Everything indicates that U.S. president Barack Obama is turning out to be an annoying pebble in the shoe of more than one leader of those who still swarm Our America (our poor America). Apparently, the dictator-in-training, Venezuela’s Hugo Chávez, is beginning to perceive the dizzying price drop that crude oil is undergoing. The drop, in addition to the commitment to cut oil production agreed to last year in Algeria by 12 members of OPEC in order to stop or mitigate the collapse of such prices, are tough obstacles for the fulfillment of his populist plans and other commitments both inside and outside Venezuela. It is urgent, therefore, to fuel the theory of the powerful and arrogant “external enemy,” scourge of the peoples and of social justice, like the one eternally responsible for the failures of our peoples.
During a whole decade of mass jingoism, Chavez has had at his disposal, by the handful, the natural wealth of the country to promote his political interests. Buying supporters, however, has never been good business practice: the result is that the “fidelities” end when money ends or is just scarce. That is a subject that his elderly mentor did not teach him, perhaps because even he himself never ever learned it, despite so many brown-nosers who ended up urinating on his boots and even barking behind his back.
The fact is that now, faced with the next Americas Summit, the Caracas government is taking up the flag of the members of the claque against the entrails of the monster (Oh, the likable monster that threatens us both!) and attacking the government of the newly minted Barack Obama, this time to complain that the northern president has referred to those situations that Washington cannot control due to “charismatic figures, messianic leaders and to benefits from important natural resources, among them oil, as is the case in Venezuela.” The denouncing of this U.S. attempt to “isolate president Hugo Chávez” is simultaneous with the announcement in Venezuela of a radical social transformation “that excludes any negotiation or compromise with the national oligarchy,” as well as with Chavez’s orders to take the ports of Cabello and Maracaibo, the latter the most important one in the country, which ports “should be controlled by the people and not by mafias.”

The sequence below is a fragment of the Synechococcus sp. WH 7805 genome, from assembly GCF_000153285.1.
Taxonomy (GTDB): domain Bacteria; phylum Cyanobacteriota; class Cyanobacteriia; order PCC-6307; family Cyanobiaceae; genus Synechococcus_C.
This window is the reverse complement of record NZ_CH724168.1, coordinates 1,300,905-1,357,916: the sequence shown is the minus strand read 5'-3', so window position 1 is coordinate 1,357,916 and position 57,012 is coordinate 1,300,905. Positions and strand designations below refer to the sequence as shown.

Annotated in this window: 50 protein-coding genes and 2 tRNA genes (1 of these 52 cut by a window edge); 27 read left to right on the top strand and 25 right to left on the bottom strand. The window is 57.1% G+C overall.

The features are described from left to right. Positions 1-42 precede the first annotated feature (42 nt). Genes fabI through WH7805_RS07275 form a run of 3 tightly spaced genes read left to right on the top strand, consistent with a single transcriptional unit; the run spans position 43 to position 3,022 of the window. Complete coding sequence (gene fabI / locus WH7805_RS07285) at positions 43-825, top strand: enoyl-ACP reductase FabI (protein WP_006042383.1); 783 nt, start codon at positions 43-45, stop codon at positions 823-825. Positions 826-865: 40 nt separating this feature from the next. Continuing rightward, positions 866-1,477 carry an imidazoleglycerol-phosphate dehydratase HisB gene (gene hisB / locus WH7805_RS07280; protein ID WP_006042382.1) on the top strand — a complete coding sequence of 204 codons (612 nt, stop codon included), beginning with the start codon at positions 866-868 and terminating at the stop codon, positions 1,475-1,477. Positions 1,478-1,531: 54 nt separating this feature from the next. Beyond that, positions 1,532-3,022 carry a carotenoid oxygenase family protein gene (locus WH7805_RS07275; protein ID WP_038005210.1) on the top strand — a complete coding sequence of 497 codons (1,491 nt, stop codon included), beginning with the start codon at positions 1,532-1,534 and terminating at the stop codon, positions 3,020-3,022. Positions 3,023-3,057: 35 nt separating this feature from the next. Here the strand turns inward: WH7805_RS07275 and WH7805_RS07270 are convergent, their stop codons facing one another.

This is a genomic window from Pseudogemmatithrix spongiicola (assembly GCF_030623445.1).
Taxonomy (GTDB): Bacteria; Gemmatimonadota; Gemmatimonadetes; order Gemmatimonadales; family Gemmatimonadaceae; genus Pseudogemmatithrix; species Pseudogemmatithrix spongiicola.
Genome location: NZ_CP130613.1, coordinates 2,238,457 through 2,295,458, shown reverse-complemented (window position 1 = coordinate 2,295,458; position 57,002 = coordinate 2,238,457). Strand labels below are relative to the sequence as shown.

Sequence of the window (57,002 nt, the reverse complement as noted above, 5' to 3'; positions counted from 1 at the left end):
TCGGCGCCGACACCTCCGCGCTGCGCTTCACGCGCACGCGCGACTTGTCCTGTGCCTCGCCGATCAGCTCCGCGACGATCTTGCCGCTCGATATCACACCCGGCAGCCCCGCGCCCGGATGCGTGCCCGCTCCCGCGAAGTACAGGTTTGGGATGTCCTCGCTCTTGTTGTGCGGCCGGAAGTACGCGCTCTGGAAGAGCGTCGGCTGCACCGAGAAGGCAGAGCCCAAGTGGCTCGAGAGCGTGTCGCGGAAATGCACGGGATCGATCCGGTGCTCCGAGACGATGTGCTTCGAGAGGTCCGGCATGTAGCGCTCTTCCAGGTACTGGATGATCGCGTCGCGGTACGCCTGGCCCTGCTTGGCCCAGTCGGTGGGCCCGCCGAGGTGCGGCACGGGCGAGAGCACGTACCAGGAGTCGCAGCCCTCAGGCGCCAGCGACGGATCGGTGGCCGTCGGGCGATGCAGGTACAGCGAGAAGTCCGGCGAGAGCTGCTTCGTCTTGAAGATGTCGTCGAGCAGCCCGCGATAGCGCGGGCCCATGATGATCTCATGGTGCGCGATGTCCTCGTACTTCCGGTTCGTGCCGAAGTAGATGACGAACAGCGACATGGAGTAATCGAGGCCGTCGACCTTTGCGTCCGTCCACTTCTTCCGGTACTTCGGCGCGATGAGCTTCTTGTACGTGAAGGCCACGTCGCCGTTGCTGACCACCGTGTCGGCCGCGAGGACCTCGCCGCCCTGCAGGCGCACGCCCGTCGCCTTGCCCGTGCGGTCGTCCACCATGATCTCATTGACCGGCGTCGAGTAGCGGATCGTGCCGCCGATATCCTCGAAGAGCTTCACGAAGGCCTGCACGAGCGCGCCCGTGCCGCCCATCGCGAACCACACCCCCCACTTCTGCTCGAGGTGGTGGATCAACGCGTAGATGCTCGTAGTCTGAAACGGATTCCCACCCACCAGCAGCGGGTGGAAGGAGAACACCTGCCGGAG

Besides the traditional bravado, slogans and songs, it seems that Chavez-the-Red’s political strategy-–as the olive green strategy has been to Havana for decades–will be to analyze each mouthful from each U.S. president, in order to discover the direct or veiled insults towards his illustrious person, and to use those as a basis for the defense of Bolivar’s homeland. Campaigns to discredit Obama as a way to prop up the increasingly discredited Chavez are, not only old, but an inadequate and childish recourse at this point in the game.
It is hopeful, however, that in Venezuela there still exists a civil society, private property and a good segment of the population with the spirit of citizenship who have defended their place at the polls and have managed to maintain the pressure on their vocal and emotional president. By the way, rumors have been circulating in Havana about the alleged (or actual) refusal of the Venezuelan baseball players attending the Classic, to wear on their uniforms the name by which the Chavez constitution calls the country: Bolivarian Republic of Venezuela. In fact, I have seen players wearing uniforms that simply say: “Venezuela.” Lucky: if they had accepted the very long official name of their country, they surely would have had to attend the sporting tournament wearing cassocks.